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Authors Slaughenhoupt B, Ogunyemi O, Giannopoulos M, Sauder C, Leverson G
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Journal Urology Volume: 84 Issue: 4 Pages: 743-7
Publish Date 2014 Oct
PubMed ID 25102786
Abstract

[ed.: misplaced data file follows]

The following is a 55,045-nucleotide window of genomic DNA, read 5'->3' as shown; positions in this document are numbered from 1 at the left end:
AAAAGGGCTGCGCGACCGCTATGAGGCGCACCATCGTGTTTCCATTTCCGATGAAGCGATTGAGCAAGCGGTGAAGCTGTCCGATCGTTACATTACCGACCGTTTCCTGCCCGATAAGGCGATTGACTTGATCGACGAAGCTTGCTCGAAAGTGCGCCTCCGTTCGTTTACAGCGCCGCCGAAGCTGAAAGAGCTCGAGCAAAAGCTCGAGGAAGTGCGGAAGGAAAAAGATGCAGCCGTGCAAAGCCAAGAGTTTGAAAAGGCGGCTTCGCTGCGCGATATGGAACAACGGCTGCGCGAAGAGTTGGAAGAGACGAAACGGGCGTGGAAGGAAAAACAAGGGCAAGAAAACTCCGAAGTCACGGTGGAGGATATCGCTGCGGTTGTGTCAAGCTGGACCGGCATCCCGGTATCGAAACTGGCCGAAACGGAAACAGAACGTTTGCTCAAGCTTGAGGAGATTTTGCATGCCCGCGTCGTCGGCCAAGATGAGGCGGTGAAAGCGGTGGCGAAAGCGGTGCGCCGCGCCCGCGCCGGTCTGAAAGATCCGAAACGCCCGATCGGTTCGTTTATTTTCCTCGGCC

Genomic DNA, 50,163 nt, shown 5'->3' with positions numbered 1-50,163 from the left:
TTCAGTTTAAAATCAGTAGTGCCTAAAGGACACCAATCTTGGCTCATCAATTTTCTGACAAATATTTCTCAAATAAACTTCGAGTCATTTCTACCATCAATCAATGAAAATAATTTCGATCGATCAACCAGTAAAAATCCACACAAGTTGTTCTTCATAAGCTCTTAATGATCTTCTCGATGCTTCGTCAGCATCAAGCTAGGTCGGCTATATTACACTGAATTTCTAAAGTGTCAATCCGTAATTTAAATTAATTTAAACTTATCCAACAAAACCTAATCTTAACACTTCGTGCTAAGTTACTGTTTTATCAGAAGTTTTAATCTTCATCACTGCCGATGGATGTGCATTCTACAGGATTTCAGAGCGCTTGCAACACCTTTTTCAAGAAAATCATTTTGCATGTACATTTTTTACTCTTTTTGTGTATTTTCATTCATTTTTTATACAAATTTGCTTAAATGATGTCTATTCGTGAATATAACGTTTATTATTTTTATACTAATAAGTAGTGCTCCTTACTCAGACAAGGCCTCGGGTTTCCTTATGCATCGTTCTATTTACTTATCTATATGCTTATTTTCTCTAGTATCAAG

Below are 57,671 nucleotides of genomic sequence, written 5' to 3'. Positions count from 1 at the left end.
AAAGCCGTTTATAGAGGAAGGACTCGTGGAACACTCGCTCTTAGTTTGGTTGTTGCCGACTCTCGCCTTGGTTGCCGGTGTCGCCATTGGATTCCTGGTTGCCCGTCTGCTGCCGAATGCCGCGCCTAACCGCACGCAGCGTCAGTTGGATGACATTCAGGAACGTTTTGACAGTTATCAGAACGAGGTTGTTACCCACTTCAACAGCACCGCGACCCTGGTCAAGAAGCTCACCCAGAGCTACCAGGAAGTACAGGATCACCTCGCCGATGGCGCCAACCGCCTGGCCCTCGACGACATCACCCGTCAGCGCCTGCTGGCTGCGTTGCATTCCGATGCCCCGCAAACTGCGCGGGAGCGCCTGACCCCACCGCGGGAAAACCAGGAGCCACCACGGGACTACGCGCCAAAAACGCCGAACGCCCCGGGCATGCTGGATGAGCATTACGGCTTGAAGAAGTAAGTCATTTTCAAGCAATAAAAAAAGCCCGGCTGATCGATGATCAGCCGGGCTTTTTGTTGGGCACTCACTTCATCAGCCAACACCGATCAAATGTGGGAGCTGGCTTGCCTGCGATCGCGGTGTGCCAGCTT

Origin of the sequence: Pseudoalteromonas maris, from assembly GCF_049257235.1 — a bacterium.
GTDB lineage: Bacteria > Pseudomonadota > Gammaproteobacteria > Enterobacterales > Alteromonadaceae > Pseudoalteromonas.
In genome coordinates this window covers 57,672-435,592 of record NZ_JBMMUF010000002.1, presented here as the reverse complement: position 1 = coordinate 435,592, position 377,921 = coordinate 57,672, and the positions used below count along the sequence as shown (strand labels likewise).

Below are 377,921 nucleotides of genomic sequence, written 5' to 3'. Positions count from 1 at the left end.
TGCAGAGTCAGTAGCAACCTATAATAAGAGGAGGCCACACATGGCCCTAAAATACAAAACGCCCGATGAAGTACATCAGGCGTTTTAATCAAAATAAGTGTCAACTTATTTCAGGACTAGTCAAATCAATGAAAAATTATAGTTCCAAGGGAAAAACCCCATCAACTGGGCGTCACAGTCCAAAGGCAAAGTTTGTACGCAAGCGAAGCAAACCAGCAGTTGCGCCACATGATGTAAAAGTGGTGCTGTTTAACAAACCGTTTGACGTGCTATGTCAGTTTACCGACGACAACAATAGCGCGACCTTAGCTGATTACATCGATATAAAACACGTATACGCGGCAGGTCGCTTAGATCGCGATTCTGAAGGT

To provide an updated report on the status of urology education in the United States.Forty-one randomly selected accredited medical schools in the United States were surveyed concerning their urology curriculum. All schools were included in the randomization, even those that had not produced any successful urology applicants during the past 5 years.In 48% of the schools, there were no urology lectures or coursework required before third-year clinical rotations. Two schools (5%) had a mandatory urology clinical clerkship. All schools offered an elective urology clerkship during either the third or fourth year of medical school. Fifty-five percent of medical schools used a core curriculum, and 31% based their curriculum on the American Urological Association’s medical student core curriculum. Twenty-nine percent used Web-based resources during their clerkship, and 21% had a urology interest group.This survey further reveals that there is a decline in exposure of medical students in the United States to formal urology teaching. In an attempt to minimize any possible adverse impact and to ensure that students are being exposed to the most important urologic topics and skills needed, some medical schools have instituted the use of a core curriculum in their clerkships. Despite the persistent decline in required medical student exposure to urology, urology residency programs remain extremely competitive.


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